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How Bogus Letter Became a Case for War
Martino said he had some very interesting documents to show her, and asked whether she could fly down to Rome right away.
They met at a restaurant in Rome on Oct. 7, where Martino showed Burba a folder filled with documents, most of them in French. One of the documents was purportedly sent by the president of Niger to Iraqi President Saddam Hussein, confirming a deal to sell 500 tons of uranium to Iraq annually. This was the smoking gun in the package, claiming to show the formal approval of Niger's president to supply Iraq with a commodity that would in all likelihood only be used for a nuclear weapons program: Iraq had no nuclear power plants.
Though the document was in French it would later come to be known as "The Italian Letter." It was written in all capital letters, in the form of an old telex, and bore the letterhead of the Republic of Niger. The letter was dated July 27, 2000, and included an odd shield on the top, a shining sun surrounded by a horned animal head, a star and a bird. The letter was stamped Confidential and Urgent.
The letter said that "500 tons of pure uranium per year will be delivered in two phases." A seal at the bottom of the page read "The Office of the President of the Republic of Niger." Superimposed over the seal was a barely legible signature bearing the name of the president of Niger, Mamadou Tandja.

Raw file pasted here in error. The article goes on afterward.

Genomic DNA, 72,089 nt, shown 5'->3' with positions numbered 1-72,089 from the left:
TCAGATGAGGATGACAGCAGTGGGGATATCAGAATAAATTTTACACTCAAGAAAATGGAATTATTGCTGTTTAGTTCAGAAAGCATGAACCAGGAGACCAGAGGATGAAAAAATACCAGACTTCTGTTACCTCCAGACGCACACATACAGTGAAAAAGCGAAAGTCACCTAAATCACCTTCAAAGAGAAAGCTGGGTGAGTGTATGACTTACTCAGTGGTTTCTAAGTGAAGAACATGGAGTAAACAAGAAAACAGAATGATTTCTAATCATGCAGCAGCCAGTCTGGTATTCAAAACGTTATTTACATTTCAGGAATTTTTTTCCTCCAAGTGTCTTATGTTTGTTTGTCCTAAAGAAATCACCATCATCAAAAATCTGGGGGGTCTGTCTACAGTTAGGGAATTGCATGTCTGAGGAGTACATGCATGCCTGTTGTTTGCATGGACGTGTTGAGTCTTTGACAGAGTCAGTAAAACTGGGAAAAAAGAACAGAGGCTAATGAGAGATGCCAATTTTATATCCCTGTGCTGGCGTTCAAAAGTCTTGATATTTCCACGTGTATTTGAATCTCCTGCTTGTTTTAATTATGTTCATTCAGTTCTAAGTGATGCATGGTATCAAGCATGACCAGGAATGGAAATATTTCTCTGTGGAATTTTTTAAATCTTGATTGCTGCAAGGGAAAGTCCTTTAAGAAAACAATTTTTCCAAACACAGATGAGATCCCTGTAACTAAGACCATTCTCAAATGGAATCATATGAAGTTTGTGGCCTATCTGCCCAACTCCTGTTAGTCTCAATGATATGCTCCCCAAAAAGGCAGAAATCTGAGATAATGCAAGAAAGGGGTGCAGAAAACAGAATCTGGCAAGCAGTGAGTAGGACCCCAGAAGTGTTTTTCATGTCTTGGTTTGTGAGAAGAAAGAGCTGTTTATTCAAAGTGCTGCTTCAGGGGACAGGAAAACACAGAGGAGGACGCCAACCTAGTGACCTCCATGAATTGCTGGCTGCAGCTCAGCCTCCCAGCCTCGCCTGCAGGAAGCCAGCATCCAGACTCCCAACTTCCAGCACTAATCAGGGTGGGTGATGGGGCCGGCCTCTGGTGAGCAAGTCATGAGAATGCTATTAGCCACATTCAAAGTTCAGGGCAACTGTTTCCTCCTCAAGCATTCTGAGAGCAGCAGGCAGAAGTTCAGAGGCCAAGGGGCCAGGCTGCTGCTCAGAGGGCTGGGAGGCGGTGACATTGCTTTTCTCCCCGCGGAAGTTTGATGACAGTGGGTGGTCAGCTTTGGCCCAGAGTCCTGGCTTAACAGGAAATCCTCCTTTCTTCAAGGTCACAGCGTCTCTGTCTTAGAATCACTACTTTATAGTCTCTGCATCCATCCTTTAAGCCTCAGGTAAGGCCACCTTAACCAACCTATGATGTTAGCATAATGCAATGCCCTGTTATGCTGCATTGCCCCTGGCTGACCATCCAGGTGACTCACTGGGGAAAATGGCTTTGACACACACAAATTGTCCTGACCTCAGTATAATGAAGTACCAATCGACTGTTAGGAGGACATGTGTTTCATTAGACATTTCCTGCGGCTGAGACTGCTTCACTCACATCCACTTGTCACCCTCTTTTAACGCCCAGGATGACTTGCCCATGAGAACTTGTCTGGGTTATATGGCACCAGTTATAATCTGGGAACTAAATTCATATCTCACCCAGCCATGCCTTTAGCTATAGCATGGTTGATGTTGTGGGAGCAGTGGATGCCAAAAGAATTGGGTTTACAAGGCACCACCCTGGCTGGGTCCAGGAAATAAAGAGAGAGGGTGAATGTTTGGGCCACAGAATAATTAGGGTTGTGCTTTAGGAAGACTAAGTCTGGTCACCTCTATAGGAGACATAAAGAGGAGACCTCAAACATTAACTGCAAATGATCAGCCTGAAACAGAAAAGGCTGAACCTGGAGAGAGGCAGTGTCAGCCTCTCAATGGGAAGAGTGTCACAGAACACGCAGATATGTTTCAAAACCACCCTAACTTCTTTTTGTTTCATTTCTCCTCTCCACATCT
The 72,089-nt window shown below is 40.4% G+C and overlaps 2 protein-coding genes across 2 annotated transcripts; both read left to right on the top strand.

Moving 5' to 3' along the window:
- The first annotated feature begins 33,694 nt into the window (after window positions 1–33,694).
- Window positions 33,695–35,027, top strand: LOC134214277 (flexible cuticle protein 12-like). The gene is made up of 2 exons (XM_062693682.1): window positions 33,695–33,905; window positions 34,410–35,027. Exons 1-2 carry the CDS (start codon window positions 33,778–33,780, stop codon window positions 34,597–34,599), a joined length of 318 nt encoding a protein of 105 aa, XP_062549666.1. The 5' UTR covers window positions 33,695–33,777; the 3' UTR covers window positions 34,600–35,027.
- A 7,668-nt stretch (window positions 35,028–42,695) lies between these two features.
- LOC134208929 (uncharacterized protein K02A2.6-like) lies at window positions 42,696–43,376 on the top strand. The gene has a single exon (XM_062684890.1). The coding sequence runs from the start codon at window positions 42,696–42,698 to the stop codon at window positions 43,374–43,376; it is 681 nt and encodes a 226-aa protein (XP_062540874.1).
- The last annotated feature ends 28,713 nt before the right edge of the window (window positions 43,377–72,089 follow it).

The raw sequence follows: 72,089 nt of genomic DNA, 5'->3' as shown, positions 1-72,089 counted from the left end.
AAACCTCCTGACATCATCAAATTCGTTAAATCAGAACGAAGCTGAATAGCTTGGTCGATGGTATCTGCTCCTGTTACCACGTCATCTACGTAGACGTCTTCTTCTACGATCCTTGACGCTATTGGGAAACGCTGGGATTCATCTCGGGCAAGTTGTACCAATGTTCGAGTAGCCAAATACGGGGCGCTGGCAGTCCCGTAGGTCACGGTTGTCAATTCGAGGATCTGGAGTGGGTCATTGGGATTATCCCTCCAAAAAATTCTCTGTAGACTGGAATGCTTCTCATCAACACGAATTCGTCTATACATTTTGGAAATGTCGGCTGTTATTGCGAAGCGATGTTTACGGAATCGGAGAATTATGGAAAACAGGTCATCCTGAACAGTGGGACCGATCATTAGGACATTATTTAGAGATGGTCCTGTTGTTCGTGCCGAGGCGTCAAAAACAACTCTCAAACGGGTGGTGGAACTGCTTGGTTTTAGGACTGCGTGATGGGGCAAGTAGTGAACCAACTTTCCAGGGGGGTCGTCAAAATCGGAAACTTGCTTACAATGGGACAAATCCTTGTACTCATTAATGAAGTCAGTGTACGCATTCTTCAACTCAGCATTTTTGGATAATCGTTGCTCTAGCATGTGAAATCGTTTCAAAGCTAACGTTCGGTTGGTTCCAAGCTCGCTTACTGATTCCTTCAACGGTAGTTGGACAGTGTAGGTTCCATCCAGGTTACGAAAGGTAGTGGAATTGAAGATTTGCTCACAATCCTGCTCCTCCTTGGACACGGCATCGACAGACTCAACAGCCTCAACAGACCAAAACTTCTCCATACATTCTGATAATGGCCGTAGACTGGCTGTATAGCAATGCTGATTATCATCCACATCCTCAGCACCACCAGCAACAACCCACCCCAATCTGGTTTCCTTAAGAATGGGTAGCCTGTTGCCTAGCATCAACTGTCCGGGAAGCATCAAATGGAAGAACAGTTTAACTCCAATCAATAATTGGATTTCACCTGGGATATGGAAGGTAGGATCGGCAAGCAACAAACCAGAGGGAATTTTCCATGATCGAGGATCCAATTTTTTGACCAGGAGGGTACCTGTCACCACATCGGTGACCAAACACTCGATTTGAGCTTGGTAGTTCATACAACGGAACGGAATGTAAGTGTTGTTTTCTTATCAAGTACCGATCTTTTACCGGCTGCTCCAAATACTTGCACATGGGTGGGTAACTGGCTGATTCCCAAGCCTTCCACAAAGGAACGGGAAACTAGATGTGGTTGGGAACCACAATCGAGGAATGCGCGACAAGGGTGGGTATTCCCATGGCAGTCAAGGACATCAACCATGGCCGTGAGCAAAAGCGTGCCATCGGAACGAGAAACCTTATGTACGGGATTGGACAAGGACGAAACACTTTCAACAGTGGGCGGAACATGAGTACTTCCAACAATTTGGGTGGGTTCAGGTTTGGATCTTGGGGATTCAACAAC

Burba listened without saying much as she took a first look at the documents. She recognized right away that the material was hot, if authentic. But confirming the origin would be difficult, she recalled thinking at the time. She didn't want to fall into a trap.
Burba and Martino made an agreement; she would take the documents, and if they checked out as authentic, then they could talk about money.
'Let's Go to the Americans'
Back in her magazine's Milan newsroom, Burba told her editors she thought it would make sense to fly to Niger and check around for confirmation. The editor of the magazine, Carlo Rossella, agreed. He then suggested they simultaneously pursue another tack.
"Let's go to the Americans," Rossella said, "because they are focused on looking for weapons of mass destruction more than anyone else. Let's see if they can authenticate the documents." Rossella called the U.S. Embassy in Rome and alerted officials to expect a visit from Burba.
On Wednesday morning, Oct. 9, Burba returned to Rome and took a cab to the U.S. Embassy, which is housed at the old Palazzo Margherita.
Burba came to a security gate and walked through a magnetometer, where an Italian employee of the embassy press department came down to meet her.
After a few formalities, an Italian aide introduced her to Ian Kelly, the embassy press spokesman. Kelly and Burba walked across the embassy's walled grounds and sat down for a cup of coffee in the cafeteria.
Burba told Kelly that she had some documents about Iraq and uranium shipments and needed help in confirming their authenticity and accuracy.